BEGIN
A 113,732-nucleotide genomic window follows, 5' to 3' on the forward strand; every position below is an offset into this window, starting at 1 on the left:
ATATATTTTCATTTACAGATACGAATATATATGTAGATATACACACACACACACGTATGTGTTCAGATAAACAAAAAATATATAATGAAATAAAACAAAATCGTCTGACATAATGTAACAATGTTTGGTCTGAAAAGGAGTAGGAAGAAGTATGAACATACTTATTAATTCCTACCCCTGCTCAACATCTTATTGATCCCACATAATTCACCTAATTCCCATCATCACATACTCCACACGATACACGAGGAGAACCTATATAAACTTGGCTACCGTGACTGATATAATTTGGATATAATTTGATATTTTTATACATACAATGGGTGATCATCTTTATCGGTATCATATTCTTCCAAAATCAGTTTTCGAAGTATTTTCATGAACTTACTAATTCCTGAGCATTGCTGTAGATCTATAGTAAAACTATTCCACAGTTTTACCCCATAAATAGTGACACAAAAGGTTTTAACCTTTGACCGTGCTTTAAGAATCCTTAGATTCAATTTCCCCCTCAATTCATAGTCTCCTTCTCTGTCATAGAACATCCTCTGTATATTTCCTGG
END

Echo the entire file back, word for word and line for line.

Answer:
A 113,732-nucleotide genomic window follows, 5' to 3' on the forward strand; every position below is an offset into this window, starting at 1 on the left:
ATATATTTTCATTTACAGATACGAATATATATGTAGATATACACACACACACACGTATGTGTTCAGATAAACAAAAAATATATAATGAAATAAAACAAAATCGTCTGACATAATGTAACAATGTTTGGTCTGAAAAGGAGTAGGAAGAAGTATGAACATACTTATTAATTCCTACCCCTGCTCAACATCTTATTGATCCCACATAATTCACCTAATTCCCATCATCACATACTCCACACGATACACGAGGAGAACCTATATAAACTTGGCTACCGTGACTGATATAATTTGGATATAATTTGATATTTTTATACATACAATGGGTGATCATCTTTATCGGTATCATATTCTTCCAAAATCAGTTTTCGAAGTATTTTCATGAACTTACTAATTCCTGAGCATTGCTGTAGATCTATAGTAAAACTATTCCACAGTTTTACCCCATAAATAGTGACACAAAAGGTTTTAACCTTTGACCGTGCTTTAAGAATCCTTAGATTCAATTTCCCCCTCAATTCATAGTCTCCTTCTCTGTCATAGAACATCCTCTGTATATTTCCTGG